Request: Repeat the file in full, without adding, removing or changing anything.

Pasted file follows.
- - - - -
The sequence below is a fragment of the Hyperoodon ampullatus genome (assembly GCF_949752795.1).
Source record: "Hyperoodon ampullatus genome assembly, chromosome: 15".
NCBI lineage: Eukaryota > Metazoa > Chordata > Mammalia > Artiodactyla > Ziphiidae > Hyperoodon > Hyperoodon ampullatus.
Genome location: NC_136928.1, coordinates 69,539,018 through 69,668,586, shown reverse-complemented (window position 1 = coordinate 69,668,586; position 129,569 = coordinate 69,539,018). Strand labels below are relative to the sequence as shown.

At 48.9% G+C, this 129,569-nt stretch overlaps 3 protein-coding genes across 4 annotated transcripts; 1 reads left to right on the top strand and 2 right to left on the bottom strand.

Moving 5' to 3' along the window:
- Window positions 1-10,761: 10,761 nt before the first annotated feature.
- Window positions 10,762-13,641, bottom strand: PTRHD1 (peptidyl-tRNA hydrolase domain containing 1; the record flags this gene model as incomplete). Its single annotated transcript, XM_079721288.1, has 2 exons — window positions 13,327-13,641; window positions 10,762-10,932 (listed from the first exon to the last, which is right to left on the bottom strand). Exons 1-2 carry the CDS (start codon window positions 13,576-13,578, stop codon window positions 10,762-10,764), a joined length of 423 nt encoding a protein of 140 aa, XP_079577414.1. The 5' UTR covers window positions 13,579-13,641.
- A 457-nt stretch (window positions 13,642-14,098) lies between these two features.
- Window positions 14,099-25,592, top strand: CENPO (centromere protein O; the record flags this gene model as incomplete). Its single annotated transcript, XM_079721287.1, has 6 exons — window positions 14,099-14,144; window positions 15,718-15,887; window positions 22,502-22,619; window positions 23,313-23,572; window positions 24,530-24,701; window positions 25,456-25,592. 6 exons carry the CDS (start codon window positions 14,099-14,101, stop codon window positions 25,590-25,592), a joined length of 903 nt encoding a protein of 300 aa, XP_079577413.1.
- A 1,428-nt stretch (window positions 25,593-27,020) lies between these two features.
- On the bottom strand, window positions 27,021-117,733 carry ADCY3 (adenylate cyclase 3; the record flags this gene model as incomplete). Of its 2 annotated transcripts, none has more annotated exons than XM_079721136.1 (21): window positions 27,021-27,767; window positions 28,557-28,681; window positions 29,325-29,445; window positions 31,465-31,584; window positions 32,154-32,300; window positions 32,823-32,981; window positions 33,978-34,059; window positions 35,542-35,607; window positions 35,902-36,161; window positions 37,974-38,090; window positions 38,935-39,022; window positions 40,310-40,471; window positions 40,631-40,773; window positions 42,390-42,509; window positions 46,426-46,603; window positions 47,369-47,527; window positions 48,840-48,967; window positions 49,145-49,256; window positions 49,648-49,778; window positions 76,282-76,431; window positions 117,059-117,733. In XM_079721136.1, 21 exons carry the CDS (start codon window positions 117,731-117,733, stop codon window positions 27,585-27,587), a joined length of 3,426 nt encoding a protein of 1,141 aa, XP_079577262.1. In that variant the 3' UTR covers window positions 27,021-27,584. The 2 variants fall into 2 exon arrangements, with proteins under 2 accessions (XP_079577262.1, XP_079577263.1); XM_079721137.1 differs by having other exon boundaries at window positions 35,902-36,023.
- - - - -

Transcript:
The sequence below is a fragment of the Hyperoodon ampullatus genome (assembly GCF_949752795.1).
Source record: "Hyperoodon ampullatus genome assembly, chromosome: 15".
NCBI lineage: Eukaryota > Metazoa > Chordata > Mammalia > Artiodactyla > Ziphiidae > Hyperoodon > Hyperoodon ampullatus.
Genome location: NC_136928.1, coordinates 69,539,018 through 69,668,586, shown reverse-complemented (window position 1 = coordinate 69,668,586; position 129,569 = coordinate 69,539,018). Strand labels below are relative to the sequence as shown.

At 48.9% G+C, this 129,569-nt stretch overlaps 3 protein-coding genes across 4 annotated transcripts; 1 reads left to right on the top strand and 2 right to left on the bottom strand.

Moving 5' to 3' along the window:
- Window positions 1-10,761: 10,761 nt before the first annotated feature.
- Window positions 10,762-13,641, bottom strand: PTRHD1 (peptidyl-tRNA hydrolase domain containing 1; the record flags this gene model as incomplete). Its single annotated transcript, XM_079721288.1, has 2 exons — window positions 13,327-13,641; window positions 10,762-10,932 (listed from the first exon to the last, which is right to left on the bottom strand). Exons 1-2 carry the CDS (start codon window positions 13,576-13,578, stop codon window positions 10,762-10,764), a joined length of 423 nt encoding a protein of 140 aa, XP_079577414.1. The 5' UTR covers window positions 13,579-13,641.
- A 457-nt stretch (window positions 13,642-14,098) lies between these two features.
- Window positions 14,099-25,592, top strand: CENPO (centromere protein O; the record flags this gene model as incomplete). Its single annotated transcript, XM_079721287.1, has 6 exons — window positions 14,099-14,144; window positions 15,718-15,887; window positions 22,502-22,619; window positions 23,313-23,572; window positions 24,530-24,701; window positions 25,456-25,592. 6 exons carry the CDS (start codon window positions 14,099-14,101, stop codon window positions 25,590-25,592), a joined length of 903 nt encoding a protein of 300 aa, XP_079577413.1.
- A 1,428-nt stretch (window positions 25,593-27,020) lies between these two features.
- On the bottom strand, window positions 27,021-117,733 carry ADCY3 (adenylate cyclase 3; the record flags this gene model as incomplete). Of its 2 annotated transcripts, none has more annotated exons than XM_079721136.1 (21): window positions 27,021-27,767; window positions 28,557-28,681; window positions 29,325-29,445; window positions 31,465-31,584; window positions 32,154-32,300; window positions 32,823-32,981; window positions 33,978-34,059; window positions 35,542-35,607; window positions 35,902-36,161; window positions 37,974-38,090; window positions 38,935-39,022; window positions 40,310-40,471; window positions 40,631-40,773; window positions 42,390-42,509; window positions 46,426-46,603; window positions 47,369-47,527; window positions 48,840-48,967; window positions 49,145-49,256; window positions 49,648-49,778; window positions 76,282-76,431; window positions 117,059-117,733. In XM_079721136.1, 21 exons carry the CDS (start codon window positions 117,731-117,733, stop codon window positions 27,585-27,587), a joined length of 3,426 nt encoding a protein of 1,141 aa, XP_079577262.1. In that variant the 3' UTR covers window positions 27,021-27,584. The 2 variants fall into 2 exon arrangements, with proteins under 2 accessions (XP_079577262.1, XP_079577263.1); XM_079721137.1 differs by having other exon boundaries at window positions 35,902-36,023.